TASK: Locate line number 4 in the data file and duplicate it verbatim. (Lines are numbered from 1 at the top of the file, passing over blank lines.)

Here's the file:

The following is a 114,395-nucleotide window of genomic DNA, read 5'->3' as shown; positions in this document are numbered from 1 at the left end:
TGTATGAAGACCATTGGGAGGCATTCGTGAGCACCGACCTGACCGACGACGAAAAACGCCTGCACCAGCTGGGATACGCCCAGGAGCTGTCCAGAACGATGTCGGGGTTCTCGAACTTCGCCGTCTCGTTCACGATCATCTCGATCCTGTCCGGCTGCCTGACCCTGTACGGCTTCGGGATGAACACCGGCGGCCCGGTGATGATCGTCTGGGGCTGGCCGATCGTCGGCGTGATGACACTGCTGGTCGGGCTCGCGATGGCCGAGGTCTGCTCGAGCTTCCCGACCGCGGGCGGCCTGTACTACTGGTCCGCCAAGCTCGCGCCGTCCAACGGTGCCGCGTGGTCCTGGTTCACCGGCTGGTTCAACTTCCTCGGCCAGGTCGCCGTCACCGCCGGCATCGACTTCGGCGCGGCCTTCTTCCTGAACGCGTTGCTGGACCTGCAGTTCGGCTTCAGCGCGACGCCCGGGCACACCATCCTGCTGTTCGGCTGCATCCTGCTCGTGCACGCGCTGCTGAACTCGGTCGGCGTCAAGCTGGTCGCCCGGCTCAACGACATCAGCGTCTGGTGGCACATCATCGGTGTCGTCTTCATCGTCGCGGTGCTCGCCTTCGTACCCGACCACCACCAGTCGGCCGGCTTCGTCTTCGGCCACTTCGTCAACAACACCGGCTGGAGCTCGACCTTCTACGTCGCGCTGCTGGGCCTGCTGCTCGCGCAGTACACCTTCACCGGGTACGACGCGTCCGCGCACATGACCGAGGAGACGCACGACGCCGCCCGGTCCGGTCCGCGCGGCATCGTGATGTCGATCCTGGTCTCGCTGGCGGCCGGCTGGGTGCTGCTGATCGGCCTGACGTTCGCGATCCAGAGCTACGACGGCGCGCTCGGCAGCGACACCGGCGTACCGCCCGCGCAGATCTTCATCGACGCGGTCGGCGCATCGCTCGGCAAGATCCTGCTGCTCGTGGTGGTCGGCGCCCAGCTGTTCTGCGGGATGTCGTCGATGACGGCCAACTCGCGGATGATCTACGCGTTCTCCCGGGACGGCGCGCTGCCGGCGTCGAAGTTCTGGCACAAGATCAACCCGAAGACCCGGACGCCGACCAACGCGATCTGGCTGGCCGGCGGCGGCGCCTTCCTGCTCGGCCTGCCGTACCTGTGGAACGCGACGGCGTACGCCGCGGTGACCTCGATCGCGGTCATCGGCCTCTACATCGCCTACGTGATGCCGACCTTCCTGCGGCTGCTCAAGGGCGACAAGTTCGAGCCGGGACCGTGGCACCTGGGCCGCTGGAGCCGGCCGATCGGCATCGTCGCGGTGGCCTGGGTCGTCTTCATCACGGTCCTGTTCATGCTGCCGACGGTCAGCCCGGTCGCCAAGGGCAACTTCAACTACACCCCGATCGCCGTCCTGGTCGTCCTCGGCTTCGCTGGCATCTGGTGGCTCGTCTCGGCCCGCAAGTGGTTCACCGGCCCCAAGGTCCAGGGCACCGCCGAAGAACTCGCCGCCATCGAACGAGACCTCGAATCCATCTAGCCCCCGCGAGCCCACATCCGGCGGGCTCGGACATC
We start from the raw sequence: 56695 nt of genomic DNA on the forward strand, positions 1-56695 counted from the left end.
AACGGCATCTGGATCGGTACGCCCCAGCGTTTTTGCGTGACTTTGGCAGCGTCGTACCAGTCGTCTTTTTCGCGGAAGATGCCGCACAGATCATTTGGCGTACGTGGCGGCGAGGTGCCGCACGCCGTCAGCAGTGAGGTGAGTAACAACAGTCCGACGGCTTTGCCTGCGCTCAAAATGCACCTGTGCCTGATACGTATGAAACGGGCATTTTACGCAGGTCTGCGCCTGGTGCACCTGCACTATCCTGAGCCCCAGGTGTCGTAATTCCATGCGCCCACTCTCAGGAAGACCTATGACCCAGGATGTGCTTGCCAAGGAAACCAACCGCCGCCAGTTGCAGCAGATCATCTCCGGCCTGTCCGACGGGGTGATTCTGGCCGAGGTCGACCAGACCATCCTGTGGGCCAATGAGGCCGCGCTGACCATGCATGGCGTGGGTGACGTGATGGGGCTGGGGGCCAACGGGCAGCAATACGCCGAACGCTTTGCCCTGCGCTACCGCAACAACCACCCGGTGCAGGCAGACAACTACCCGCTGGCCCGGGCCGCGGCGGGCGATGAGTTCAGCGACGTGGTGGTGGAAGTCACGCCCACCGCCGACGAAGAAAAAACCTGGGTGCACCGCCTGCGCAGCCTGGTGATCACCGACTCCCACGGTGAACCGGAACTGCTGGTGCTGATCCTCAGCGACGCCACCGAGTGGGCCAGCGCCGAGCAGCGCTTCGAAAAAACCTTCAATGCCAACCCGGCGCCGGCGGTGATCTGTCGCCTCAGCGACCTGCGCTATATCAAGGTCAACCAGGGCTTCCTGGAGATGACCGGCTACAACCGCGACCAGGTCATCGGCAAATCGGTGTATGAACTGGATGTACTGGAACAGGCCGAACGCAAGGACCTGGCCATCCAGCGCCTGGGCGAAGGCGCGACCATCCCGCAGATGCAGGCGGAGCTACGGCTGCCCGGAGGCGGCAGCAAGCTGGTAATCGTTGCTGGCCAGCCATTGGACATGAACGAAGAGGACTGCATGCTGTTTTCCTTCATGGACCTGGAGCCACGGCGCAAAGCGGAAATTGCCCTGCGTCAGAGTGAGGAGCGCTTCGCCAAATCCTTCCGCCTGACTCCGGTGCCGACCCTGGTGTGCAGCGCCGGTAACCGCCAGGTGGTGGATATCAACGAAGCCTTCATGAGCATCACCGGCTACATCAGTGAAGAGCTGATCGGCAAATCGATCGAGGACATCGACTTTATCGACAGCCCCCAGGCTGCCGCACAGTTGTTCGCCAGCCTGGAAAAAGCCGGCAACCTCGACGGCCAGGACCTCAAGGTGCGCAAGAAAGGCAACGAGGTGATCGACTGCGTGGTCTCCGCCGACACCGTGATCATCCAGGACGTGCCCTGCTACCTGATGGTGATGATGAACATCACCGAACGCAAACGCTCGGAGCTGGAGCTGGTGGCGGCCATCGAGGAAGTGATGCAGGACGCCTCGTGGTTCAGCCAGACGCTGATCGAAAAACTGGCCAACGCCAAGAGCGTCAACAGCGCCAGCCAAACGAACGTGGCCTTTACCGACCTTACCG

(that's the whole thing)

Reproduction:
AACGGCATCTGGATCGGTACGCCCCAGCGTTTTTGCGTGACTTTGGCAGCGTCGTACCAGTCGTCTTTTTCGCGGAAGATGCCGCACAGATCATTTGGCGTACGTGGCGGCGAGGTGCCGCACGCCGTCAGCAGTGAGGTGAGTAACAACAGTCCGACGGCTTTGCCTGCGCTCAAAATGCACCTGTGCCTGATACGTATGAAACGGGCATTTTACGCAGGTCTGCGCCTGGTGCACCTGCACTATCCTGAGCCCCAGGTGTCGTAATTCCATGCGCCCACTCTCAGGAAGACCTATGACCCAGGATGTGCTTGCCAAGGAAACCAACCGCCGCCAGTTGCAGCAGATCATCTCCGGCCTGTCCGACGGGGTGATTCTGGCCGAGGTCGACCAGACCATCCTGTGGGCCAATGAGGCCGCGCTGACCATGCATGGCGTGGGTGACGTGATGGGGCTGGGGGCCAACGGGCAGCAATACGCCGAACGCTTTGCCCTGCGCTACCGCAACAACCACCCGGTGCAGGCAGACAACTACCCGCTGGCCCGGGCCGCGGCGGGCGATGAGTTCAGCGACGTGGTGGTGGAAGTCACGCCCACCGCCGACGAAGAAAAAACCTGGGTGCACCGCCTGCGCAGCCTGGTGATCACCGACTCCCACGGTGAACCGGAACTGCTGGTGCTGATCCTCAGCGACGCCACCGAGTGGGCCAGCGCCGAGCAGCGCTTCGAAAAAACCTTCAATGCCAACCCGGCGCCGGCGGTGATCTGTCGCCTCAGCGACCTGCGCTATATCAAGGTCAACCAGGGCTTCCTGGAGATGACCGGCTACAACCGCGACCAGGTCATCGGCAAATCGGTGTATGAACTGGATGTACTGGAACAGGCCGAACGCAAGGACCTGGCCATCCAGCGCCTGGGCGAAGGCGCGACCATCCCGCAGATGCAGGCGGAGCTACGGCTGCCCGGAGGCGGCAGCAAGCTGGTAATCGTTGCTGGCCAGCCATTGGACATGAACGAAGAGGACTGCATGCTGTTTTCCTTCATGGACCTGGAGCCACGGCGCAAAGCGGAAATTGCCCTGCGTCAGAGTGAGGAGCGCTTCGCCAAATCCTTCCGCCTGACTCCGGTGCCGACCCTGGTGTGCAGCGCCGGTAACCGCCAGGTGGTGGATATCAACGAAGCCTTCATGAGCATCACCGGCTACATCAGTGAAGAGCTGATCGGCAAATCGATCGAGGACATCGACTTTATCGACAGCCCCCAGGCTGCCGCACAGTTGTTCGCCAGCCTGGAAAAAGCCGGCAACCTCGACGGCCAGGACCTCAAGGTGCGCAAGAAAGGCAACGAGGTGATCGACTGCGTGGTCTCCGCCGACACCGTGATCATCCAGGACGTGCCCTGCTACCTGATGGTGATGATGAACATCACCGAACGCAAACGCTCGGAGCTGGAGCTGGTGGCGGCCATCGAGGAAGTGATGCAGGACGCCTCGTGGTTCAGCCAGACGCTGATCGAAAAACTGGCCAACGCCAAGAGCGTCAACAGCGCCAGCCAAACGAACGTGGCCTTTACCGACCTTACCG